Police in London have begun rolling out controversial facial recognition technology in a landmark move that has been criticised as a violation of privacy and rights.
The Metropolitan Police said the deployment — from Friday — would help the force tackle "serious crime" and stressed it would not replace "traditional policing".
It insisted live facial recognition (LFR) technology would be clearly signposted and implemented at specific locations where it believes the most serious offenders would be seen.
"Every day, our police officers are briefed about suspects they should look out for; LFR improves the effectiveness of this tactic," a statement from the Met's assistant commissioner Nick Ephgrave said.
He added: "Similarly if it can help locate missing children or vulnerable adults swiftly, and keep them from harm and exploitation, then we have a duty to deploy the technology to do this."
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Live facial recognition technology has long been a controversial topic in the UK and in wider Europe.
Earlier this week, leaked EU documents revealed the bloc had been considering a temporary ban on the technology - a move that has been backed by Sundar Pichai, the CEO of Google's parent company Alphabet.
It came after years of hotly-contested trials in several member states, whom, like the Met, wanted to test whether such technology could help combat crime.
In Germany, police in Hamburg trialled facial recognition during the 2017 G20 summit. This was later found to be in violation of data protection laws.
Another test was also run on hundreds of volunteers at Berlin's Südkreuz station, which was met with criticism the technology could glean further information from a subject than it originally let on.
In France, police in Nice have also used live facial recognition as a trial at the city's carnival.
A case in Sweden saw a municipality fined €20,000 after it was discovered a school had been using facial recognition to track students' attendance.
So - how does it work?
Put simply, the system will examine your face and compare it to a database of images of people wanted by police.
It will analyse the structure of your face by measuring the distance between your eyes, nose, mouth and jaw, and will create a biometric map somewhat unique to you.
This map will then be compared with the database of pictures to see if you are a match.
Why is there a problem with this?
Aside from the human rights implications, the technology itself has been widely reported to be inaccurate.
In July last year, an independent report obtained by Sky News found that 81% of people flagged by the technology were innocent.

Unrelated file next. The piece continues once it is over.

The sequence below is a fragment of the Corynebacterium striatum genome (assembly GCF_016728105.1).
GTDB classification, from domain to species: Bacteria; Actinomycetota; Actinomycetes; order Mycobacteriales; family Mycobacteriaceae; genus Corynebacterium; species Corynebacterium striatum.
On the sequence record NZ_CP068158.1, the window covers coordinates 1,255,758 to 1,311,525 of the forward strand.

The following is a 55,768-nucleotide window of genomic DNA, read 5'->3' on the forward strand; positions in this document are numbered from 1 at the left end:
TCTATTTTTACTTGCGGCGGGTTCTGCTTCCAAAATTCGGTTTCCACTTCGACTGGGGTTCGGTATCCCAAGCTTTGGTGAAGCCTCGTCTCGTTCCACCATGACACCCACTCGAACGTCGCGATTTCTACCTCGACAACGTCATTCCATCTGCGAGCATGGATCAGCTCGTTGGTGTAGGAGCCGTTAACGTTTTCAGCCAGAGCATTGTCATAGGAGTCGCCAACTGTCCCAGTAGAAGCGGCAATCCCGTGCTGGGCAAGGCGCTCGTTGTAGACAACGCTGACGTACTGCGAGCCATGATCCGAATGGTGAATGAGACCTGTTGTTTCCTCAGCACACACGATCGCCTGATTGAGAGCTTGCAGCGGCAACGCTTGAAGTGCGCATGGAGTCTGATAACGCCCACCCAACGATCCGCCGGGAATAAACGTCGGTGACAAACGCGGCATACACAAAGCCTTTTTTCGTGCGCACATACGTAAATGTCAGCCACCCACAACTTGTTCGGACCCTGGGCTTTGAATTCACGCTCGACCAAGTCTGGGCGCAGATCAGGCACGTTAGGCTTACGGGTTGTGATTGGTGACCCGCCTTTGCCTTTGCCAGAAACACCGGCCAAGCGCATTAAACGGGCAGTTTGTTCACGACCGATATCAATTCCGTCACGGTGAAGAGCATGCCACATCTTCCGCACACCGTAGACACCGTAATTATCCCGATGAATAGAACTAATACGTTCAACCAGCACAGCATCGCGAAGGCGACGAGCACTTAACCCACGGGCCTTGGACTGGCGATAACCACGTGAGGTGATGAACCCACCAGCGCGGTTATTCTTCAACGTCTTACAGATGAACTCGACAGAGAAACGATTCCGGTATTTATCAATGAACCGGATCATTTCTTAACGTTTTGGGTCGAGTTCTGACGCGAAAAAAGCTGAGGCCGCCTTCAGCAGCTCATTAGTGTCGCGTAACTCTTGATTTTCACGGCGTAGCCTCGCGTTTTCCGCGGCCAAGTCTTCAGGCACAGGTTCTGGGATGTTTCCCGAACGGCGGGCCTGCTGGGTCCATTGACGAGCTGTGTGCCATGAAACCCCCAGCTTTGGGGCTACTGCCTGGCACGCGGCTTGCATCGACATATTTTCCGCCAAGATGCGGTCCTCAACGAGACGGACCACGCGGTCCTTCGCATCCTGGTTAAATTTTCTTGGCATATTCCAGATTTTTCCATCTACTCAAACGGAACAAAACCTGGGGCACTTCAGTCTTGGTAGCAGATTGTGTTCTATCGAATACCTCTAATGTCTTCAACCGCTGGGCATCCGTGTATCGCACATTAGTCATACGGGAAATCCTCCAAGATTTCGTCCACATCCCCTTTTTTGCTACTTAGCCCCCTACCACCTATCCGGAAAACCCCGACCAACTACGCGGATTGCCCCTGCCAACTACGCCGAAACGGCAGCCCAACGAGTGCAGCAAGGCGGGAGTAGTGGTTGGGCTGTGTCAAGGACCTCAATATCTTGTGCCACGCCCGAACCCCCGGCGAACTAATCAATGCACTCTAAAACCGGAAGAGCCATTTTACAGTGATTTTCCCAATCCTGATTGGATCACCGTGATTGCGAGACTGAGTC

This false identifying was found to be particularly prevalent among black people and minority ethnic groups.
The British Institute for Human Rights went further to question how much this knowledge of heightened surveillance would affect normal behaviour.
"Knowing that we are being watched in public spaces may lead us to change our behaviour, we might not attend protests or express our feelings in the same way," he said. "This infringes on our freedom of expression."
It also asked what would happen to this biometric map after it is taken, even if you're not a match on the database?
What has been the reaction to today's announcement?
The Metropolitan Police maintains the rollout "strikes the balance" between using technology to stop criminals while also respecting privacy and human rights.
But rights groups across the country are not so sure.
Liberty Human Rights group's advocacy director Clare Collier told Euronews in an email the move was "dangerous, oppressive and completely unjustified" and put the UK on course to become a "surveillance state".
She said: "Facial recognition technology gives the state unprecedented power to track and monitor any one of us, destroying our privacy and our free expression.
"Rolling out an oppressive mass surveillance tool that has been rejected by democracies and embraced by oppressive regimes is a dangerous and sinister step, pushing us towards a surveillance state in which our freedom to live our lives free from state interference no longer exists."
Liberty, which has long campaigned against the technology, has an ongoing petition of which it says 21,000 people have signed in favour of a ban.
Meanwhile, Big Brother Watch, a civil liberties and privacy campaigning group, said the move posed a "serious threat" to civil liberties in the UK.
It added: "This move instantly stains the new government's human rights record and we urge an immediate reconsideration."